3. Reading the pricing documentation for the feature or parent feature to make yourself aware of how the feature does or does not impact your monthly bill.

  4. Researching if there is any IAM documentation for the feature.

  5. Quickly scanning the release notes and searching for the feature specifically to get a feel for history and delivery timelines.

Finally, take a step back and think about any security implications for the feature. For example,

  1. If I don’t configure any firewall rules I am not conforming to the security best practice of principle of least privilege.

  2. If my firewall rules are too aggressive I could shut out authorized traffic.

  3. If a rule is incorrect I could let in bad traffic or keep out good traffic.

  4. Could an IAM mistake lead to giving someone firewall rule creation/editing access?

The idea here is to simply explore security at a high-level. It’s a brainstorming exercise to stretch your thinking in regard to a feature and its business impact. You always want to have a good sense of how a piece of technology solves a problem and any incidental implications that come along with it.

Heading to first base

You’ve taken the first swing, and it was a hit! Your journey around the bases has now begun in earnest. Now you need to learn how to configure the feature. If you read point four of my last blog you know that you can use the API, SDK, Console, or one of several client libraries to configure your cloud environment. For our example, we’ll use the documentation for the SDK and Terraform, a popular open-source provisioning and config management tool. The process looks like this:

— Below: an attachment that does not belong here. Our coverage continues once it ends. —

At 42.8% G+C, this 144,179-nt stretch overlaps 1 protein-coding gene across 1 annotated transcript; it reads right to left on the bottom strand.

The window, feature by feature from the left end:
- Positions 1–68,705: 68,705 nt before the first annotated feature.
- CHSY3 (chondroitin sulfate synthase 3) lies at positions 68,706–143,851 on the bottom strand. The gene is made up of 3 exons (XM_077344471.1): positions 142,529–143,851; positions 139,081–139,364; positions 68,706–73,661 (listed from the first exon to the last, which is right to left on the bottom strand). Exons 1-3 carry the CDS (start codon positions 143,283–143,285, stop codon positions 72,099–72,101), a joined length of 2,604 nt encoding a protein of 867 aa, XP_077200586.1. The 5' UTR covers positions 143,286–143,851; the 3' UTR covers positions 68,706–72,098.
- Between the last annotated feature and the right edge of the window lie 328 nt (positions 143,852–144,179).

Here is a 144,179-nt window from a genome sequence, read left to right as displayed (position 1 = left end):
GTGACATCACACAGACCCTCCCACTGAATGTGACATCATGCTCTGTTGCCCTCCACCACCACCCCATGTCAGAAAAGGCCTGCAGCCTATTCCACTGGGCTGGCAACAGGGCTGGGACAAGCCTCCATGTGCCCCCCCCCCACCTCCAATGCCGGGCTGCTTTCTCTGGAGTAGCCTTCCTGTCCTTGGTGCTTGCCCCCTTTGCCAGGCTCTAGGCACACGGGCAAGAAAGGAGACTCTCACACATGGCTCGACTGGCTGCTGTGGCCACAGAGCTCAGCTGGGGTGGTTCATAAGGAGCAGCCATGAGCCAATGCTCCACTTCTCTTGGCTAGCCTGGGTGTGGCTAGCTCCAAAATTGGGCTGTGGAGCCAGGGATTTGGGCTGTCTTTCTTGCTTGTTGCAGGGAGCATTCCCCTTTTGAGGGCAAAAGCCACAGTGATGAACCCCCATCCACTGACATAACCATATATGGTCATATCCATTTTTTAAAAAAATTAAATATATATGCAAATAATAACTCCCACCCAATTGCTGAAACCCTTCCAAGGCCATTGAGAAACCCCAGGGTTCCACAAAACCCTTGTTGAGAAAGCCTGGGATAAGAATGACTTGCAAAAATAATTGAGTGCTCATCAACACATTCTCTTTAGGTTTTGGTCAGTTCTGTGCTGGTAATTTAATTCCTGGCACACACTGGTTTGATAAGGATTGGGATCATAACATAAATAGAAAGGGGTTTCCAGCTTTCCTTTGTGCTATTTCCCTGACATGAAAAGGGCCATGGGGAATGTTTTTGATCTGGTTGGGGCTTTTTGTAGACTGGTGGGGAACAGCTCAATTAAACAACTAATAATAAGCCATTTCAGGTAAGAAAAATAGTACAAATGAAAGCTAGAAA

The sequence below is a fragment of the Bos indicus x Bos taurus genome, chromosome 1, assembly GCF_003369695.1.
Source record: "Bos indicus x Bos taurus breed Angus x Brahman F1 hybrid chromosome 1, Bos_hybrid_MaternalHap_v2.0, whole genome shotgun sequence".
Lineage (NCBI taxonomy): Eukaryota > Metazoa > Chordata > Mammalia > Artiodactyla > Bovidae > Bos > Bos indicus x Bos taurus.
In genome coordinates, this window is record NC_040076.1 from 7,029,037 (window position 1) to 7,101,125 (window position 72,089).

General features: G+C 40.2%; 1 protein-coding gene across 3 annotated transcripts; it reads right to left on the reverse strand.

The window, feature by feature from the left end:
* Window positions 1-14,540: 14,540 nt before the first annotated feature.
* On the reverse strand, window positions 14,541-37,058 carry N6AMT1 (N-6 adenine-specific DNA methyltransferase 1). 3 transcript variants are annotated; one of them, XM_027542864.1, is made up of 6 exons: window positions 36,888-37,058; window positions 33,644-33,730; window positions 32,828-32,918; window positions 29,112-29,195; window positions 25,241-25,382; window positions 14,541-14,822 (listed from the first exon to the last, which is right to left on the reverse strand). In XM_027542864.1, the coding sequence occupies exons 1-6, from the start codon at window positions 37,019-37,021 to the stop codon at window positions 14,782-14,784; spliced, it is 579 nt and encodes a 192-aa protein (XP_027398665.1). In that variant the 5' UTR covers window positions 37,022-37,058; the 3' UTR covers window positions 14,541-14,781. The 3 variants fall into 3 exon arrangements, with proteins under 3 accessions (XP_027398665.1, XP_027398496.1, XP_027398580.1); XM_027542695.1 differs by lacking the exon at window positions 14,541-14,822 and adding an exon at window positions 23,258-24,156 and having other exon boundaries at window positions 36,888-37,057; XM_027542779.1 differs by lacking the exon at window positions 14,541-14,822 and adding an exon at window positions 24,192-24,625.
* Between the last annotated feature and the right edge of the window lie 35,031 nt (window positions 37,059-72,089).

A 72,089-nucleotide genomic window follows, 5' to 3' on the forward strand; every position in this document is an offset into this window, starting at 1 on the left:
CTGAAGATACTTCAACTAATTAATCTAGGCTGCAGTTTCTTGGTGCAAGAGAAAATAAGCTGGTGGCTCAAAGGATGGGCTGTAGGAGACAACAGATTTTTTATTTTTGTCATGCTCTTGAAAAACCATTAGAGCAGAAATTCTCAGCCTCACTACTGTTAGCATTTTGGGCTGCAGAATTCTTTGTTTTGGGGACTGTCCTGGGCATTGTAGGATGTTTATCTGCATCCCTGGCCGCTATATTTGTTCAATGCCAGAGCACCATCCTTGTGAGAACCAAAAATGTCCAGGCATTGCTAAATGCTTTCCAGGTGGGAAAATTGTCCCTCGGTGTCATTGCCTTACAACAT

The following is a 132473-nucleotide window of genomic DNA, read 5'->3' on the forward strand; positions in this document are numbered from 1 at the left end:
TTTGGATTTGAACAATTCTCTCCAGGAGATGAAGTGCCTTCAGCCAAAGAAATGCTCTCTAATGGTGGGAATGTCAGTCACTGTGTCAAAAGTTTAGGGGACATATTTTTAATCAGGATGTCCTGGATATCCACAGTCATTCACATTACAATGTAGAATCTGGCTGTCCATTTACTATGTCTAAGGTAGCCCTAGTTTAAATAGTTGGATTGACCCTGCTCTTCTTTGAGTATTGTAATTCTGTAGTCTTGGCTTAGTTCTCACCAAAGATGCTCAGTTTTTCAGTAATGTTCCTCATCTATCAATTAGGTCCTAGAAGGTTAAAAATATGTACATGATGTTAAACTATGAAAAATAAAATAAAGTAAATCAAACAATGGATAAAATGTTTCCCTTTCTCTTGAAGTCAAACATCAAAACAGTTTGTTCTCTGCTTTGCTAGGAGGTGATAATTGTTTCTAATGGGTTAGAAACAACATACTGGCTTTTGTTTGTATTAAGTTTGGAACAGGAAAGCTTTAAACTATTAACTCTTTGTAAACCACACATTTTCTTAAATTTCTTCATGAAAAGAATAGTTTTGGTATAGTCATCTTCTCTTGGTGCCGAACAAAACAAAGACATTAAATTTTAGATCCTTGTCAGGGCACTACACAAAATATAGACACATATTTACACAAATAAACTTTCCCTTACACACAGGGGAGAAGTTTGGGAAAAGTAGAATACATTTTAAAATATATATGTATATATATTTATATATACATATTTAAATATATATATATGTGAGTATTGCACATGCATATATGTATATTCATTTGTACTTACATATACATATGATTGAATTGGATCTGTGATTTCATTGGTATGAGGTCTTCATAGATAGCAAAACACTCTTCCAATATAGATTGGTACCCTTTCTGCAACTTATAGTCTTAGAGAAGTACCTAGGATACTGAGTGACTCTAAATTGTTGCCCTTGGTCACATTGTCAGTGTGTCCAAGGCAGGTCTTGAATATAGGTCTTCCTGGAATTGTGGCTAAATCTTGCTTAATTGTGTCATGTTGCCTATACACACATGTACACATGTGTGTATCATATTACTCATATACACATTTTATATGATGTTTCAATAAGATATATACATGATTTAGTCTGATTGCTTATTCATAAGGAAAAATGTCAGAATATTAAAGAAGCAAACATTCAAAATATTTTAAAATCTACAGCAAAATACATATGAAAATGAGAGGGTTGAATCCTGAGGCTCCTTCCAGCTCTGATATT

1. Log into the GCP console as your security admin user.

2. Check your quotas to make sure you are not approaching an upper bound.

    1. If you are approaching an upper bound you can request additional quota.

3. Start to read and step through the Using Firewall Rules How-to Guide.
    1. Try to execute a few SDK commands. Notice that they fail. This is because you have not assigned the appropriate IAM security roles.

    2. Log in using the Owner account.

    3. Assign the security admin account the appropriate custom IAM roles.

    4. Log back in as the security admin.

4. Continue reading and stepping through the Using Firewall Rules How-to Guide.
    1. Use the SDK gcloud commands as you go and sanity check what you do by reviewing how to do the same thing on the console.

What you really want to get a strong feel for is how the SDK commands are formatted and what options are required. Here’s an example: